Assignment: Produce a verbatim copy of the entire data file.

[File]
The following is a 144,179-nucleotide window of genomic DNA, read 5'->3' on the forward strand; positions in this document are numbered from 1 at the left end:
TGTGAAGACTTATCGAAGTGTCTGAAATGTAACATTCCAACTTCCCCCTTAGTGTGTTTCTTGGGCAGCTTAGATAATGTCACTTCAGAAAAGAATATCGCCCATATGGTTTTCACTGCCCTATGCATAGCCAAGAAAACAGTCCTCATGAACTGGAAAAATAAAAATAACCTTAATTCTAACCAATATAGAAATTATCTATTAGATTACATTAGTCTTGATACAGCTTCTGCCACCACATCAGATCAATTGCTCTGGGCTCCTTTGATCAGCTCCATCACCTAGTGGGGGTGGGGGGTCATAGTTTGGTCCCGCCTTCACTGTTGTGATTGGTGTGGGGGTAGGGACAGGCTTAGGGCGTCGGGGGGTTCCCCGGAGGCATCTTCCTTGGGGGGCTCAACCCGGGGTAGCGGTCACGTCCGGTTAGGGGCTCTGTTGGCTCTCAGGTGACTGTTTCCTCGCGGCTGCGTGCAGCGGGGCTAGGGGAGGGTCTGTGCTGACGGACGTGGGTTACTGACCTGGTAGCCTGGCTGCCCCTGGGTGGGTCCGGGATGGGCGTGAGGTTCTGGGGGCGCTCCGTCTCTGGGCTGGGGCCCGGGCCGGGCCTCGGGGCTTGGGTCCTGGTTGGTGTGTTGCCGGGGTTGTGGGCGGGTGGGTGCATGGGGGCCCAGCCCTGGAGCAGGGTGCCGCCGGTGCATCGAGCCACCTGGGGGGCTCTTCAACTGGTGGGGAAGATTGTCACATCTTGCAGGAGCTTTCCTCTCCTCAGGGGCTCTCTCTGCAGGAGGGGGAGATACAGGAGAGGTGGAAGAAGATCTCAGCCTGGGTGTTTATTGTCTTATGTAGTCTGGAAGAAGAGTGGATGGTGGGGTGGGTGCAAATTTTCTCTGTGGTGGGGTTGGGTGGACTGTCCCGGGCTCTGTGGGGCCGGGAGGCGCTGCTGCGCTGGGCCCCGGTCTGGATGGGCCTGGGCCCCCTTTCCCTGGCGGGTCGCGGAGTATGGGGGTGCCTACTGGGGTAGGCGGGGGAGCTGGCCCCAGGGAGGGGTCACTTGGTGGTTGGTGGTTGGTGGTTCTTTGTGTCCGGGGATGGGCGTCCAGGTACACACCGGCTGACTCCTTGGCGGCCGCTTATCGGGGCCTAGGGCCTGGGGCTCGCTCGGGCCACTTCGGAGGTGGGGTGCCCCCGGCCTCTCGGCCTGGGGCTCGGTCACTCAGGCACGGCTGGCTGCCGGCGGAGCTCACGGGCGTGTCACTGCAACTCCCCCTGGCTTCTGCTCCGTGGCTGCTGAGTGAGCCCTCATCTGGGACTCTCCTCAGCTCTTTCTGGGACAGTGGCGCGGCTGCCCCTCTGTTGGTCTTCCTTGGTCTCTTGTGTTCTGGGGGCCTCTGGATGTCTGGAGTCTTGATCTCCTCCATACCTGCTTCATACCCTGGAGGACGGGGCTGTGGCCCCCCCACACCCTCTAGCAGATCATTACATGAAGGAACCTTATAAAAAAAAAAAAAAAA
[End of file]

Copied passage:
The following is a 144,179-nucleotide window of genomic DNA, read 5'->3' on the forward strand; positions in this document are numbered from 1 at the left end:
TGTGAAGACTTATCGAAGTGTCTGAAATGTAACATTCCAACTTCCCCCTTAGTGTGTTTCTTGGGCAGCTTAGATAATGTCACTTCAGAAAAGAATATCGCCCATATGGTTTTCACTGCCCTATGCATAGCCAAGAAAACAGTCCTCATGAACTGGAAAAATAAAAATAACCTTAATTCTAACCAATATAGAAATTATCTATTAGATTACATTAGTCTTGATACAGCTTCTGCCACCACATCAGATCAATTGCTCTGGGCTCCTTTGATCAGCTCCATCACCTAGTGGGGGTGGGGGGTCATAGTTTGGTCCCGCCTTCACTGTTGTGATTGGTGTGGGGGTAGGGACAGGCTTAGGGCGTCGGGGGGTTCCCCGGAGGCATCTTCCTTGGGGGGCTCAACCCGGGGTAGCGGTCACGTCCGGTTAGGGGCTCTGTTGGCTCTCAGGTGACTGTTTCCTCGCGGCTGCGTGCAGCGGGGCTAGGGGAGGGTCTGTGCTGACGGACGTGGGTTACTGACCTGGTAGCCTGGCTGCCCCTGGGTGGGTCCGGGATGGGCGTGAGGTTCTGGGGGCGCTCCGTCTCTGGGCTGGGGCCCGGGCCGGGCCTCGGGGCTTGGGTCCTGGTTGGTGTGTTGCCGGGGTTGTGGGCGGGTGGGTGCATGGGGGCCCAGCCCTGGAGCAGGGTGCCGCCGGTGCATCGAGCCACCTGGGGGGCTCTTCAACTGGTGGGGAAGATTGTCACATCTTGCAGGAGCTTTCCTCTCCTCAGGGGCTCTCTCTGCAGGAGGGGGAGATACAGGAGAGGTGGAAGAAGATCTCAGCCTGGGTGTTTATTGTCTTATGTAGTCTGGAAGAAGAGTGGATGGTGGGGTGGGTGCAAATTTTCTCTGTGGTGGGGTTGGGTGGACTGTCCCGGGCTCTGTGGGGCCGGGAGGCGCTGCTGCGCTGGGCCCCGGTCTGGATGGGCCTGGGCCCCCTTTCCCTGGCGGGTCGCGGAGTATGGGGGTGCCTACTGGGGTAGGCGGGGGAGCTGGCCCCAGGGAGGGGTCACTTGGTGGTTGGTGGTTGGTGGTTCTTTGTGTCCGGGGATGGGCGTCCAGGTACACACCGGCTGACTCCTTGGCGGCCGCTTATCGGGGCCTAGGGCCTGGGGCTCGCTCGGGCCACTTCGGAGGTGGGGTGCCCCCGGCCTCTCGGCCTGGGGCTCGGTCACTCAGGCACGGCTGGCTGCCGGCGGAGCTCACGGGCGTGTCACTGCAACTCCCCCTGGCTTCTGCTCCGTGGCTGCTGAGTGAGCCCTCATCTGGGACTCTCCTCAGCTCTTTCTGGGACAGTGGCGCGGCTGCCCCTCTGTTGGTCTTCCTTGGTCTCTTGTGTTCTGGGGGCCTCTGGATGTCTGGAGTCTTGATCTCCTCCATACCTGCTTCATACCCTGGAGGACGGGGCTGTGGCCCCCCCACACCCTCTAGCAGATCATTACATGAAGGAACCTTATAAAAAAAAAAAAAAAA